With many city officials concerned about the abundance of multifamily housing in Blue Springs, a task force has been convened to look at other cities' policies and ways to address the issue.

One way to confront multifamily housing in Blue Springs is to educate the owners and managers.

That bit of information was some of the new information given Thursday night as the newly formed Multifamily Task Force held its first meeting.

Most of the hour-long meeting was devoted to introductions of members and guests, as well as discussion of background information about multifamily housing in the city.

City Council Member Sheila Solon, who chairs the task force, said it will give a presentation Aug. 18 to council members. Mayor Carson Ross created the task force in mid-May to help combat what the council sees as a problem of an imbalance of housing, with too many multifamily units. A 90-day moratorium on multifamily housing is in effect while the task force addresses the issue.

And a problem it is, task force members agree.

Not since 2000 has the city had an acceptable ratio of single-family and multifamily homes. Ideally, about 25 percent in the city would be multifamily and 75 percent single-family, but such figures have slipped, according to city officials.

Since 2000, a combined 1,190 building permits were issued for duplexes and multifamily homes (three or more homes in a single unit), compared to 1,488 permits issued for single-family homes.

In addition, 18 properties have been rezoned since 2001 to reflect multifamily projects, according to Scott Allen, director of Community Development.

In all, Blue Springs has a smaller percentage of apartment buildings that many metro areas, but the city still has a fair share, according to task force members.

Janet Jarvis, who works on rental issues for the Police Department, said there’s a preconceived notion that the more rental units a city has, the more crime there is. But that’s not necessarily true, she said.

“The problem comes with any high-density area,” she said.

Blue Springs, with a population of about 55,000, is one of the most compact cities in the metropolitan area, according to officials.

To combat the issue, Jarvis said, the city and police must work with existing building owners and managers and educate them about what they can do to recognize and prevent unwelcome activity. Training topics include recognizing potential problem tenants and preventative skills that make a property less attractive to problem tenants.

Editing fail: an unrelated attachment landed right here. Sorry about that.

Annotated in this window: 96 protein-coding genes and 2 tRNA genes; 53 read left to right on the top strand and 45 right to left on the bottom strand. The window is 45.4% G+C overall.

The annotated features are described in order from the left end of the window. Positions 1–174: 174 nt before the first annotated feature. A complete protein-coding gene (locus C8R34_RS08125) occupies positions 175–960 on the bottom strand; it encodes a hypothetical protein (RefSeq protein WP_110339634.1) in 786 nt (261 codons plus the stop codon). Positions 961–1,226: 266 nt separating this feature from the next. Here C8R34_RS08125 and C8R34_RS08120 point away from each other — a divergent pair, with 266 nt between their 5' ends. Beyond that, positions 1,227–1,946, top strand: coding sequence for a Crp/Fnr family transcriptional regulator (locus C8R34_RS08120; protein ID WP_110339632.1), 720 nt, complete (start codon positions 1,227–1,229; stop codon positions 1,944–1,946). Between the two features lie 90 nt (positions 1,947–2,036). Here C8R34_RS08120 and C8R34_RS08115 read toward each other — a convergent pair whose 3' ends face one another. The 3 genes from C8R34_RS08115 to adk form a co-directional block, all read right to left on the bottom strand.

“By educating the managers, you see a significant decrease in crime,” Jarvis said. “The number of incidents goes down. That’s true across the country.”

The training is offered by the city, Jarvis said, and a small percentage of property owners and managers in Blue Springs have taken the course. Attorneys offer free education about landlord and tenant laws as well.

“But it’s been a challenge to get those owners who change properties frequently,” she said. “And there are the issues of ownership and employee turnover.”

Jarvis also said the issue isn’t exclusive to multifamily units, but also single-family homes that are rented and whose owners live elsewhere.

“We’re seeing that more and more.”

When it comes to the local school system, multifamily housing has brought some strain. The school district has added buses because of The Villas at Adams Dairy Parkway and Gateway Plaza in the Thomas Ultican Elementary School attendance area.

The district has added four full-time police officers since 2002, and the percentage of free and reduced-lunch meals has increased from 10 percent in 2003 to 19 percent this year.

In the coming weeks, Solon said the task force will examine a recently enacted multifamily policy in Lee’s Summit, as well as tour properties in that city to better understand building design.